39 international genocide scholars have written to the Indian government warning it that its plans to turn the uncontacted Shompen tribe’s island into a mega-port and city will wipe them out. It accuses the government of planning a genocide – via settler-colonial policies and practices.
The Shompen People: an uncontacted tribe
Great Nicobar Island in the Indian Ocean is home to an estimated 300 Shompen hunter-gatherers, around two thirds of whom are uncontacted. They are one of the most isolated tribes on Earth, and live in the dense rainforests that occupy the interior of the island.
As NGO Survival International wrote:
For centuries, most Shompen have refused all contact with outsiders, and this has kept them safe from the terrible effects of contact experienced by most other tribes of the Andaman and Nicobar Islands.
Living in the rainforests of Great Nicobar Island in the eastern Indian Ocean, the Shompen have guarded and maintained a unique landscape for thousands of years. The Shompen are nomadic hunter-gatherers. They live in small groups, whose territories are identified by the rivers that criss-cross the rainforest. Being nomadic, they typically set up forest camps where they live for a few weeks or months, before moving to another site.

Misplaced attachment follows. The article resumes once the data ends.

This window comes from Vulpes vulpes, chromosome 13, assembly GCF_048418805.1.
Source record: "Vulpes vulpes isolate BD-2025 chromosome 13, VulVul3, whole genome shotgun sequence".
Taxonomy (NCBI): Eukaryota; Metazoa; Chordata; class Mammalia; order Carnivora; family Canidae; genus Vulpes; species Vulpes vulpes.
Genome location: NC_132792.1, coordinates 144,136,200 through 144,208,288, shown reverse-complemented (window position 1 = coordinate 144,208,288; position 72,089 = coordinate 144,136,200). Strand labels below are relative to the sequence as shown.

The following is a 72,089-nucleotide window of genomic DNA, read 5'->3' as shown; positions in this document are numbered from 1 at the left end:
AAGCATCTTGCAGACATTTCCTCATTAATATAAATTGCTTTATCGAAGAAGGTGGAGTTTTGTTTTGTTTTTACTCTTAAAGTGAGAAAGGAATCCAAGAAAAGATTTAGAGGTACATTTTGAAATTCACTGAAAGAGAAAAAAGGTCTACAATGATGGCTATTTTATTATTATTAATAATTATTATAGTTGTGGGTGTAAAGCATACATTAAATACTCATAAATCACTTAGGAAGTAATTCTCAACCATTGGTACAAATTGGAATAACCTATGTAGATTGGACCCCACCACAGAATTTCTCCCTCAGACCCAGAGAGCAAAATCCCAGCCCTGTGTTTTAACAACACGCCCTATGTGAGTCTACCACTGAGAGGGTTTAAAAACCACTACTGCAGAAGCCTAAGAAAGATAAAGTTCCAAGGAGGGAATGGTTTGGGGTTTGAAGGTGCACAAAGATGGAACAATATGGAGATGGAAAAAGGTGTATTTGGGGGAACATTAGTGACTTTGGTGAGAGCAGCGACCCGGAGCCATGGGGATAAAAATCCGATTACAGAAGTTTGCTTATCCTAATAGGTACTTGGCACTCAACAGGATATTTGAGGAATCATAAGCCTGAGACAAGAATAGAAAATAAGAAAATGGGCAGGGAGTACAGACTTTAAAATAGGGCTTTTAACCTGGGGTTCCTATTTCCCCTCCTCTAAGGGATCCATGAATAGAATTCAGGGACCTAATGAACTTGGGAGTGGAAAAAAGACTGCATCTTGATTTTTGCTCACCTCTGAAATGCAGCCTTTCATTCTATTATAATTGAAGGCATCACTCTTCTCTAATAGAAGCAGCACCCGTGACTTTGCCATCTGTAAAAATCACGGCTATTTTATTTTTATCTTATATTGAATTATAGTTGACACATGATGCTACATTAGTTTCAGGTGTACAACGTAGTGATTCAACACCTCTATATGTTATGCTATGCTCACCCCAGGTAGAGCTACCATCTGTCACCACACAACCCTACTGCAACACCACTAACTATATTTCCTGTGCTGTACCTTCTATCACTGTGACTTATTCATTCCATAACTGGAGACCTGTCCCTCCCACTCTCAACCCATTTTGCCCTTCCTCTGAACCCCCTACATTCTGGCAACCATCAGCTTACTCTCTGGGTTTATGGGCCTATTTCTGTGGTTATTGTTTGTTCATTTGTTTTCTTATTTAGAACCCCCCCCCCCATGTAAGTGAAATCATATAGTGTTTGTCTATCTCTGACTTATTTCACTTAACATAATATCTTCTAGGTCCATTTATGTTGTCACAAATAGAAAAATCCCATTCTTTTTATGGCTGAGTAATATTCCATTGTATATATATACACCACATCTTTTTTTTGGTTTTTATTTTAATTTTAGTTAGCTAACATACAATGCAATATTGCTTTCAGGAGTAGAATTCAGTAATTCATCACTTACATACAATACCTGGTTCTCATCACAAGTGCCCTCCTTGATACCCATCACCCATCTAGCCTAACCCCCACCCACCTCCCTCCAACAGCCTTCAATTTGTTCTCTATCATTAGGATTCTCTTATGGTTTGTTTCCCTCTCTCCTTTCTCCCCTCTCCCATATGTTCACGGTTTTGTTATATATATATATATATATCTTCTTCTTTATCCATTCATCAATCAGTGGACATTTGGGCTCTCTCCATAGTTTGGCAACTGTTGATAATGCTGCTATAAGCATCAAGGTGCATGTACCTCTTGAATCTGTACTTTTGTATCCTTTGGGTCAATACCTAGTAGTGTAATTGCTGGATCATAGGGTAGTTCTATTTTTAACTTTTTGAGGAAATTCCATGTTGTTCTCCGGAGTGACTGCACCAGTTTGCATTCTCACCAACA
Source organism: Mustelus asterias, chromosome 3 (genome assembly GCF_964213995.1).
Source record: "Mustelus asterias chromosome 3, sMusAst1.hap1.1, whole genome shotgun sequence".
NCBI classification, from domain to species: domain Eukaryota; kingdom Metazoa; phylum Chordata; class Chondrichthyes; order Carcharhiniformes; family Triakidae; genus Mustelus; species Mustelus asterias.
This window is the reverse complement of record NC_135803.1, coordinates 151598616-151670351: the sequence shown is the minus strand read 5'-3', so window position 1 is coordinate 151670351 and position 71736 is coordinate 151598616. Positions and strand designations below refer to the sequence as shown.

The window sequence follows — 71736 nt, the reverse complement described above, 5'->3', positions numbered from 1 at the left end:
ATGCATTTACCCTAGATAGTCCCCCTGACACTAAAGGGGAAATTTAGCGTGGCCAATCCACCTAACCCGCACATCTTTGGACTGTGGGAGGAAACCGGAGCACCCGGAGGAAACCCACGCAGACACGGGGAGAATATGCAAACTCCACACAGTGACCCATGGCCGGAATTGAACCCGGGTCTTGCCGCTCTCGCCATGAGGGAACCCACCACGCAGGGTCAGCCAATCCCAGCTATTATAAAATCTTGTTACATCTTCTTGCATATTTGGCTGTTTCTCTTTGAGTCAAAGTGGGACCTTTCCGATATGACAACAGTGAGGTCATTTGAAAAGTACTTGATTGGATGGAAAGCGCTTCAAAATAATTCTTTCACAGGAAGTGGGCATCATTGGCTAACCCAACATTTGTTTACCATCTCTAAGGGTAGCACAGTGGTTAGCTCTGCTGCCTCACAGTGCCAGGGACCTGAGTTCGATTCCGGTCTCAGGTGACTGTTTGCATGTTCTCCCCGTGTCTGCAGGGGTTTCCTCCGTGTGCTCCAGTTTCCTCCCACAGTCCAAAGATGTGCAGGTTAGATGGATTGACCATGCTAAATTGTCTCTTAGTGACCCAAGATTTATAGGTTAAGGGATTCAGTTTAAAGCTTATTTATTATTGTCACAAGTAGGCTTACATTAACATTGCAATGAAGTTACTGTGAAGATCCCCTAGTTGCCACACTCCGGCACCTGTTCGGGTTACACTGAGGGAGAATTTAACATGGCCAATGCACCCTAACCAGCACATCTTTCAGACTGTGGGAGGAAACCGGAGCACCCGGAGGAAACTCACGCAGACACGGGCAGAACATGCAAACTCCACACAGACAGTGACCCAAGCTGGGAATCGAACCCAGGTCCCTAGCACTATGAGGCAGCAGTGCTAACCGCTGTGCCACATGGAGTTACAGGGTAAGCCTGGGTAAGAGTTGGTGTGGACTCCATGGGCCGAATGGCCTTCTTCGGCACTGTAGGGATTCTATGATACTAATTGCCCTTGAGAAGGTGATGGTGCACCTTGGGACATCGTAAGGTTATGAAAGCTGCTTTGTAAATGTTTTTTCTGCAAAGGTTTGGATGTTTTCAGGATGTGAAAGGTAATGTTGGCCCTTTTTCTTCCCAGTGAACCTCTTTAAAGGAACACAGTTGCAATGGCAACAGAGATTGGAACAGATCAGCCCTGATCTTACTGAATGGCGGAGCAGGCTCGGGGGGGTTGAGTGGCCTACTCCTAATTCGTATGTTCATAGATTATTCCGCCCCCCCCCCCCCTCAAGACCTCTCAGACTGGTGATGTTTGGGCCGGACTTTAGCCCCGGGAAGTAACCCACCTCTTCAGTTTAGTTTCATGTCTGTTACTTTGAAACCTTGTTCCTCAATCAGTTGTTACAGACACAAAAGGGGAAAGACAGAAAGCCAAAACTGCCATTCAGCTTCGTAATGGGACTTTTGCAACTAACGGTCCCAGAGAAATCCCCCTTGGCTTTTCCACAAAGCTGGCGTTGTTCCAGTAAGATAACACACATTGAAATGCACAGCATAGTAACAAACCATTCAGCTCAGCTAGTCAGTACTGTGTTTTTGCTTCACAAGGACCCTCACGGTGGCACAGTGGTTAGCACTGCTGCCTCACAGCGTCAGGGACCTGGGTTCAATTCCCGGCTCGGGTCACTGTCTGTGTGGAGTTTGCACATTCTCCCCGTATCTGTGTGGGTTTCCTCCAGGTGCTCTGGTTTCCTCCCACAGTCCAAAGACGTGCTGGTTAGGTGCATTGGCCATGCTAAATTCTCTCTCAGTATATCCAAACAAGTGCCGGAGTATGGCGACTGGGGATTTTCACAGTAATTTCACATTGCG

Now, the Indian government’s plans could amount to a genocide of the Shompen People.
Indian government: planning a genocide via settler colonialism
The government’s $9bn plan for Great Nicobar includes a mega-port; a new city; an international airport; a power station; a defense base; an industrial park; and 650,000 settlers – a population increase of nearly 8,000%.
However, numerous experts including 87 former high level Indian government officials and civil servants have called on the government to abandon the scheme. Since the Shompen cannot give their Free, Prior and Informed Consent to it, it is illegal under international law.
Now, the open letter from 39 genocide scholars states:
If the project goes ahead, even in a limited form, we believe it will be a death sentence for the Shompen, tantamount to the international crime of genocide.
Among them are historians, sociologists, and the former President of the International Association of Genocide Scholars.
The experts say that:
simple contact between the Shompen – who have little to no immunity to infectious outside diseases – and those who come from elsewhere, is certain to result in a precipitous population collapse. The mass death of the entire Shompen tribe will ensue. The only way to avoid the obliteration of the Shompen is for the project to be abandoned.
Scrap the project, save the Shompen People
Survival International is calling for the project to be abandoned, and the Shompen People’s land ownership rights over their ancestral lands to be recognised. More than 7,000 people have emailed the government in support of the call. You can email here.
Caroline Pearce, director of Survival International, said:
This is a stark warning which the Indian government must heed – pushing ahead with the Great Nicobar project will destroy the Shompen’s island home and mean the genocide of the Shompen.
Featured image via Survival International